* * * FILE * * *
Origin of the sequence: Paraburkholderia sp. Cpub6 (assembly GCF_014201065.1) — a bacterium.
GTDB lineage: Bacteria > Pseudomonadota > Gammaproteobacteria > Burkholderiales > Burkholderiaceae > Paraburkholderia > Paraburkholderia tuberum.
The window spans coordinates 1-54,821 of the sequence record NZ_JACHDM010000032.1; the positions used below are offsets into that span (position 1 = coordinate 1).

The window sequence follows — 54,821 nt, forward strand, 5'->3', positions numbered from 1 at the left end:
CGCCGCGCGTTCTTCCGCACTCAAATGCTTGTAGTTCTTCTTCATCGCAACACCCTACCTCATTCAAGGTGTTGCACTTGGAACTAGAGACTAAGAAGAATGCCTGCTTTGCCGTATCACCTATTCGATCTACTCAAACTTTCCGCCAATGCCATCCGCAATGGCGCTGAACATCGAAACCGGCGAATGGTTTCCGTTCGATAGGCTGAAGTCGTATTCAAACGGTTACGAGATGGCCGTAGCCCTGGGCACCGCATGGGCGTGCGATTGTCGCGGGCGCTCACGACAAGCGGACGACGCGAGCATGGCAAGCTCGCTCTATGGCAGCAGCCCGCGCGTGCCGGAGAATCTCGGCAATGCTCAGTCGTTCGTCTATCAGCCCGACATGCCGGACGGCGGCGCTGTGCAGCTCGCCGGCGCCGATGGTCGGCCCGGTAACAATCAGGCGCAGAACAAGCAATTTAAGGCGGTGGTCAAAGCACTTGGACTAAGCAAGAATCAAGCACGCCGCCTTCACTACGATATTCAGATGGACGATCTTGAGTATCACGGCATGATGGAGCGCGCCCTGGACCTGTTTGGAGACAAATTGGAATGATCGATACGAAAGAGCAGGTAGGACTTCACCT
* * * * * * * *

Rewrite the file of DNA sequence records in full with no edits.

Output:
Origin of the sequence: Paraburkholderia sp. Cpub6 (assembly GCF_014201065.1) — a bacterium.
GTDB lineage: Bacteria > Pseudomonadota > Gammaproteobacteria > Burkholderiales > Burkholderiaceae > Paraburkholderia > Paraburkholderia tuberum.
The window spans coordinates 1-54,821 of the sequence record NZ_JACHDM010000032.1; the positions used below are offsets into that span (position 1 = coordinate 1).

The window sequence follows — 54,821 nt, forward strand, 5'->3', positions numbered from 1 at the left end:
CGCCGCGCGTTCTTCCGCACTCAAATGCTTGTAGTTCTTCTTCATCGCAACACCCTACCTCATTCAAGGTGTTGCACTTGGAACTAGAGACTAAGAAGAATGCCTGCTTTGCCGTATCACCTATTCGATCTACTCAAACTTTCCGCCAATGCCATCCGCAATGGCGCTGAACATCGAAACCGGCGAATGGTTTCCGTTCGATAGGCTGAAGTCGTATTCAAACGGTTACGAGATGGCCGTAGCCCTGGGCACCGCATGGGCGTGCGATTGTCGCGGGCGCTCACGACAAGCGGACGACGCGAGCATGGCAAGCTCGCTCTATGGCAGCAGCCCGCGCGTGCCGGAGAATCTCGGCAATGCTCAGTCGTTCGTCTATCAGCCCGACATGCCGGACGGCGGCGCTGTGCAGCTCGCCGGCGCCGATGGTCGGCCCGGTAACAATCAGGCGCAGAACAAGCAATTTAAGGCGGTGGTCAAAGCACTTGGACTAAGCAAGAATCAAGCACGCCGCCTTCACTACGATATTCAGATGGACGATCTTGAGTATCACGGCATGATGGAGCGCGCCCTGGACCTGTTTGGAGACAAATTGGAATGATCGATACGAAAGAGCAGGTAGGACTTCACCT